Taco Bell Corp. launched a newspaper ad blitz and sent its president on media interviews Tuesday to convince customers that its food was safe -- even as the cause of the E. coli outbreak linked to the fast-food chain remained a mystery.
In an open letter to customers published in USA Today, the New York Times and other newspapers, Taco Bell President Greg Creed said he would support the creation of a coalition of food suppliers, competitors and government and other experts to explore ways to safeguard the food supply chain and public health.
The executive said in interviews that he had assured his daughter, a college freshman in New York, and her friends that Taco Bell food was safe.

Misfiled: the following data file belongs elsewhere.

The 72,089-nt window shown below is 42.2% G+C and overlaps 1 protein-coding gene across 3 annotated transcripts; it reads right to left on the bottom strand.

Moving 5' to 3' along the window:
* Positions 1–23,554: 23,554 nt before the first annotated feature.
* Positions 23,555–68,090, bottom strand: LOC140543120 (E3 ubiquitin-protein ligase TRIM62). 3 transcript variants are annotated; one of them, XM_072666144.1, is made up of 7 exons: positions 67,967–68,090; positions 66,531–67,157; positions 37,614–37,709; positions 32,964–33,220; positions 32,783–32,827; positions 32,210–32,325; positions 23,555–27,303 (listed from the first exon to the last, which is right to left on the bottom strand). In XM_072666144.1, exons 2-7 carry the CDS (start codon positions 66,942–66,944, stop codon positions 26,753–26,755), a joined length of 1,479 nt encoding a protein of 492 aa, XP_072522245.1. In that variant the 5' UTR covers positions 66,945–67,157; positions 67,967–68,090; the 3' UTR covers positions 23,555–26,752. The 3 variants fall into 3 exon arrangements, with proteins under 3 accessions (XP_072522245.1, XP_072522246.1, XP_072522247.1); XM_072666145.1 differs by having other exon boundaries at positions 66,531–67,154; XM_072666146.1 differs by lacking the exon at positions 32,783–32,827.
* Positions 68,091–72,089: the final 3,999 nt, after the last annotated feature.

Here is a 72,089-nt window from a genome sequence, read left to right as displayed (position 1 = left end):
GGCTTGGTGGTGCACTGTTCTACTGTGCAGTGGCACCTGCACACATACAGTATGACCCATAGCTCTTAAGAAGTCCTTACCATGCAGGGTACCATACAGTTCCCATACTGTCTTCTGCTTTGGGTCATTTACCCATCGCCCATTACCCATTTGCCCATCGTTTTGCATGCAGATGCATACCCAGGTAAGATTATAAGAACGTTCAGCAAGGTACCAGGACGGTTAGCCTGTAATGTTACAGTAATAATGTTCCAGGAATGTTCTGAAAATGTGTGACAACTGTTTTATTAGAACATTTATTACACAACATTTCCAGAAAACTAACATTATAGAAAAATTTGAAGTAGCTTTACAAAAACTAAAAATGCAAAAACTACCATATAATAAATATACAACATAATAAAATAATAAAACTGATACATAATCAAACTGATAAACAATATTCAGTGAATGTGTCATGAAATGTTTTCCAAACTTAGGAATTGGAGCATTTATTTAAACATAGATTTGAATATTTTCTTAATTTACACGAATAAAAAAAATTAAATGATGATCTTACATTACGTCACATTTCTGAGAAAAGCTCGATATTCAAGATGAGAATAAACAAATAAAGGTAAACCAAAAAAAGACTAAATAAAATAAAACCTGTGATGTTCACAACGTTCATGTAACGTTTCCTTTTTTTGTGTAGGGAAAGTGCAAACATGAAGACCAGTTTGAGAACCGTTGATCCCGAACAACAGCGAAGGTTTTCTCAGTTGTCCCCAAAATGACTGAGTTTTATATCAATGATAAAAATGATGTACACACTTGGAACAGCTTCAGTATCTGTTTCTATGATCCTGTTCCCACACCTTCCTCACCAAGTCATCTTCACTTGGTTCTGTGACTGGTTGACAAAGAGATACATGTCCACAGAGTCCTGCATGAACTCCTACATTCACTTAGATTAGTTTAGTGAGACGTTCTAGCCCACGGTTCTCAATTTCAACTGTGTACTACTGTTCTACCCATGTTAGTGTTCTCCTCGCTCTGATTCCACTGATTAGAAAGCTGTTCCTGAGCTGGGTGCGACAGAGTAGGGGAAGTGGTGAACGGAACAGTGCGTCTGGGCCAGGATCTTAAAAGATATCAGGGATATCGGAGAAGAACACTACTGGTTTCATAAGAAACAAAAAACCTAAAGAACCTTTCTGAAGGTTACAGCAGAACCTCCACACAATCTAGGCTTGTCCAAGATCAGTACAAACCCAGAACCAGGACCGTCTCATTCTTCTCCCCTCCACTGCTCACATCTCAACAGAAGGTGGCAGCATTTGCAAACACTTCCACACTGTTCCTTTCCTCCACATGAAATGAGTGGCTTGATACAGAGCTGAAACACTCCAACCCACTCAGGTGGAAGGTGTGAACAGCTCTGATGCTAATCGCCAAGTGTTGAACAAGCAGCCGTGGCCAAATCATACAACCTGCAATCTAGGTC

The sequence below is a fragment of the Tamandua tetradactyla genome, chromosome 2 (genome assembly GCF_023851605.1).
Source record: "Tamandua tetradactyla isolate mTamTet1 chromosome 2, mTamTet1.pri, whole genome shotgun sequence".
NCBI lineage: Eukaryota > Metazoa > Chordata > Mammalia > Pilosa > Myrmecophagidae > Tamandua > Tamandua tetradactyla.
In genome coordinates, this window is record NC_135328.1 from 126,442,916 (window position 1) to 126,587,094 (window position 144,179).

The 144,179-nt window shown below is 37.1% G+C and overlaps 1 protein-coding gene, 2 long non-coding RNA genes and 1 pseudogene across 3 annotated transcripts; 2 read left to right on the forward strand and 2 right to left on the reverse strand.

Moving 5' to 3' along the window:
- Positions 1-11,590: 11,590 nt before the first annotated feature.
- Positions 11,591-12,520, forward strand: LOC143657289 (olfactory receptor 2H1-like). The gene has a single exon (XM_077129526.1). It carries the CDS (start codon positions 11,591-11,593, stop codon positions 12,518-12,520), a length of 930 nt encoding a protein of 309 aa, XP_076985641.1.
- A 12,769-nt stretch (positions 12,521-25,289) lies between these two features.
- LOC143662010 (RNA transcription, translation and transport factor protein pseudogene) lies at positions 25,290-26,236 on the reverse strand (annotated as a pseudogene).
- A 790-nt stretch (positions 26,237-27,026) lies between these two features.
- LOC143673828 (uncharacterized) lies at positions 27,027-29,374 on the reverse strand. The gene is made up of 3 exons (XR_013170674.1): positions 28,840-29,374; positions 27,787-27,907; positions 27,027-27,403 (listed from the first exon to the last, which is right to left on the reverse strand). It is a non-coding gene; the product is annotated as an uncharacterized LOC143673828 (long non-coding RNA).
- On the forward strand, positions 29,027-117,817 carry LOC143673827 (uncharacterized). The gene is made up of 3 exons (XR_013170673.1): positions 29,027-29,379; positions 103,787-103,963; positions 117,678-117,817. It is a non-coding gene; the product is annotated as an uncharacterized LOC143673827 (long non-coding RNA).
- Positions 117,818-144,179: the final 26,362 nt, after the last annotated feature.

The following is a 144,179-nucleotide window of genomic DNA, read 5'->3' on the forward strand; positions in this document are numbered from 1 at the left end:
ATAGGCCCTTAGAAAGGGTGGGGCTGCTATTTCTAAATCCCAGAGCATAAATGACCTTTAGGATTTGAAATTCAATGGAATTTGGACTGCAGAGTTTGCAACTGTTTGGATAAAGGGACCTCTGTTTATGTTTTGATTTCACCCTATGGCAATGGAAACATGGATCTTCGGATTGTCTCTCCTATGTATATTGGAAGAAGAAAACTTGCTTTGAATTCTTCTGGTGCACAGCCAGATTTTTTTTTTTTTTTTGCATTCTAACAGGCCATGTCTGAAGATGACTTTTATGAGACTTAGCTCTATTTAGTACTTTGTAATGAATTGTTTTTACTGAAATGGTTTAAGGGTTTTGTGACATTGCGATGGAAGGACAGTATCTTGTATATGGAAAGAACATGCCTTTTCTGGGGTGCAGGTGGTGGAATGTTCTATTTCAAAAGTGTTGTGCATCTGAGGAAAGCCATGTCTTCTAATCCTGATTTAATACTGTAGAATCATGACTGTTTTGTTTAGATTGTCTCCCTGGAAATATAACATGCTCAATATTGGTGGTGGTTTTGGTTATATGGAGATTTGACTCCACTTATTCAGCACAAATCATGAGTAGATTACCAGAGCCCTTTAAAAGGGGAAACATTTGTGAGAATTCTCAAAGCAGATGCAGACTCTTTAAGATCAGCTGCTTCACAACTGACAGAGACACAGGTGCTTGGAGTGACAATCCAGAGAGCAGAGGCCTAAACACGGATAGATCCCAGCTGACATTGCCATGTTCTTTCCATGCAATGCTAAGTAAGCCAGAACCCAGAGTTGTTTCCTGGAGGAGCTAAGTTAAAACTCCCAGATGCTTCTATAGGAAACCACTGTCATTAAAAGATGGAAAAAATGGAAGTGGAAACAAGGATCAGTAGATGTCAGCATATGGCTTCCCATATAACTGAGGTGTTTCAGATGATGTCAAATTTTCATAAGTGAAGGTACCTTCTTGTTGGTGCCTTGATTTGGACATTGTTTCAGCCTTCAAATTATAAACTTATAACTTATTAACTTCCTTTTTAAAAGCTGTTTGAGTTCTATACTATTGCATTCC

"I can assure you, I would not tell my daughter that unless I absolutely believed it," Creed said.
Taco Bell spokesman Rob Poetsch said the safety issue was not limited to the Mexican-style food chain.
"Based on the information we have today ... we believe that this issue is not isolated to Taco Bell and that there is more need to ensure a safe food supply from the farm to the table," he said.
Neither Creed nor Poetsch provided further details about how an industry coalition might work. Representatives of other fast-food chains and produce packers did not immediately return calls seeking comment.
Irvine-based Taco Bell, a subsidiary of Yum Brands Inc. of Louisville, Ky., ran ads in papers in New Jersey, New York, Pennsylvania and Delaware, where an outbreak of the bacteria has sickened 64 people who ate at the chain's restaurants.
The chain's effort to reassure customers was complicated Monday when the Food and Drug Administration said it could not confirm that scallions were the cause of the problem, as previously suspected, and that it was not ruling out any food as a possible culprit.